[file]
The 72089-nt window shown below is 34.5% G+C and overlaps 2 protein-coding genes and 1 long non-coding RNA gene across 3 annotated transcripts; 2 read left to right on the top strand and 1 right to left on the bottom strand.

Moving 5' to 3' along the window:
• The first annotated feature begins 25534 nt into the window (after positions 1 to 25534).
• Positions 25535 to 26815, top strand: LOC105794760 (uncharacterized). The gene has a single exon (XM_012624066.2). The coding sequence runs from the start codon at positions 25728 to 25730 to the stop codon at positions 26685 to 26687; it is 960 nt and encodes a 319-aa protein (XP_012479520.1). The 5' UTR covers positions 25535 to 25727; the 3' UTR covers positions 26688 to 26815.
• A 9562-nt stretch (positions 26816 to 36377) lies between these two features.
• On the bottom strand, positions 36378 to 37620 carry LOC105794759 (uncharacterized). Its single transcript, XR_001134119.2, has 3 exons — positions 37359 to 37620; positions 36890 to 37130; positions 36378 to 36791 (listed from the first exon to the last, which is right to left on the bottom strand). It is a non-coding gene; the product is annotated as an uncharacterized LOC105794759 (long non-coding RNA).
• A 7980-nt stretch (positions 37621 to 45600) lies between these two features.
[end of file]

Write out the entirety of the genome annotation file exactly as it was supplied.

The 72089-nt window shown below is 34.5% G+C and overlaps 2 protein-coding genes and 1 long non-coding RNA gene across 3 annotated transcripts; 2 read left to right on the top strand and 1 right to left on the bottom strand.

Moving 5' to 3' along the window:
• The first annotated feature begins 25534 nt into the window (after positions 1 to 25534).
• Positions 25535 to 26815, top strand: LOC105794760 (uncharacterized). The gene has a single exon (XM_012624066.2). The coding sequence runs from the start codon at positions 25728 to 25730 to the stop codon at positions 26685 to 26687; it is 960 nt and encodes a 319-aa protein (XP_012479520.1). The 5' UTR covers positions 25535 to 25727; the 3' UTR covers positions 26688 to 26815.
• A 9562-nt stretch (positions 26816 to 36377) lies between these two features.
• On the bottom strand, positions 36378 to 37620 carry LOC105794759 (uncharacterized). Its single transcript, XR_001134119.2, has 3 exons — positions 37359 to 37620; positions 36890 to 37130; positions 36378 to 36791 (listed from the first exon to the last, which is right to left on the bottom strand). It is a non-coding gene; the product is annotated as an uncharacterized LOC105794759 (long non-coding RNA).
• A 7980-nt stretch (positions 37621 to 45600) lies between these two features.